‘Discoveries: Art, Science and Exploration from the University of Cambridge Museums’ opens tonight at Two Temple Place in London. We asked Nicholas Thomas (the co-curator with Martin Caiger-Smith and Lydia Hamlett) about the eclectic exhibition
Can you tell us a bit about the exhibition?
Most people interested in the arts will know that there are two great art museums in Cambridge, the Fitzwilliam Museum and Kettle’s Yard. In fact the University has eight museums which range across the sciences and arts, which hold extraordinary collections full of hidden treasures. This show reveals just a few of them, and explores the questions of what ‘a collection’ actually is, and how collections reflect and enable the kinds of discoveries Cambridge is renowned for.
What makes this a distinctive show?
I can’t think of any other exhibition that combines a weirdly beautiful Ichthyosaur, 23 pairs of snow goggles, and a uniquely important Utamaro album. But these finds and devices and artworks are all related to the theme of discovery. We have serious points to make about scientific, artistic and cross-cultural discoveries. But the show is certainly also quirky – it’s about the oddity of collections as well as their capacity to inform and inspire.
How did you come to curate this exhibition?
Cambridge’s eight museums began to work as a consortium two years ago. Though we collaborate in many ways, we’ve never had an exhibition in which all the collections featured. The opportunity to make it happen in London – a tentative approach from Martin Caiger-Smith, on behalf of Two Temple Place, wondering whether the collections might collectively yield an intriguing exhibition for their space – was irresistible. This is the third exhibition in their relatively new programme which foregrounds amazing and often undersung collections from outside London.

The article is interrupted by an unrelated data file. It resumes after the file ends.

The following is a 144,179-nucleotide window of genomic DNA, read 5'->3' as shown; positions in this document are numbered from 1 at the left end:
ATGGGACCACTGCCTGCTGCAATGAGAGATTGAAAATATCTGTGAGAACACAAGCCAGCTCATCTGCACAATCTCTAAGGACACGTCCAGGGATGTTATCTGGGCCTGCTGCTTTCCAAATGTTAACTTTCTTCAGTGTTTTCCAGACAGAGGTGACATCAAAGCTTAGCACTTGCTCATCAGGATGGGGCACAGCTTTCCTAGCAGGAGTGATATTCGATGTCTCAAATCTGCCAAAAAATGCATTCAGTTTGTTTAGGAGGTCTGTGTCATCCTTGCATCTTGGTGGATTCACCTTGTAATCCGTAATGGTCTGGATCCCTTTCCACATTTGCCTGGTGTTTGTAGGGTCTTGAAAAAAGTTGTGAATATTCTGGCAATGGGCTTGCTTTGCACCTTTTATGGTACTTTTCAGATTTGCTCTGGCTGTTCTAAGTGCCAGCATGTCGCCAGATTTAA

What is likely to be the highlight of the exhibition?
I think my own favourite is a figure of a woman from the Nicobar Islands, inappropriately called Maria (you need to see the show to find out why). But there are also spectacular works of contemporary art, and the power and surprise is in the combination.
And what’s been the most exciting personal discovery for you?
A group of uncannily beautiful, completely unscientific prints of the heavens, associated with the Muggletonians, a 19th-century English sect, which somehow found their way into the Whipple Museum of the History of Science.
What’s the greatest challenge you’ve faced in preparing this exhibition?
Without doubt, Two Temple Place itself. The building is magnificently strange, a great curiosity in itself, but a challenging space in which to create a display. It’s been wonderful to co-curate with Martin Caiger-Smith, who has worked in the space before, and has a brilliant sense of how to bring the eclectic specimens and art works we are showing, into a kind of conversation.
How are you using the gallery space?
We start with a set of what we call ‘singular objects’ and then lead people into collections, into assemblages of various kinds. We’re still fine-tuning layout and lighting, but if we get it right, the space will be full of surprises and discoveries.
Which other works would you have liked to have included?
Cambridge’s museums hold about six million objects, so I am not sure where to start. But virtually all our first choices are in the exhibition. I am only sorry that we couldn’t include anything in the process of being conserved. We have an amazing group of conservators, who keep discovering new things about objects as they work on them. ‘Discoveries: Art, Science and Exploration from the University of Cambridge Museums’ is at Two Temple Place, London, from 31 January–27 April 2014.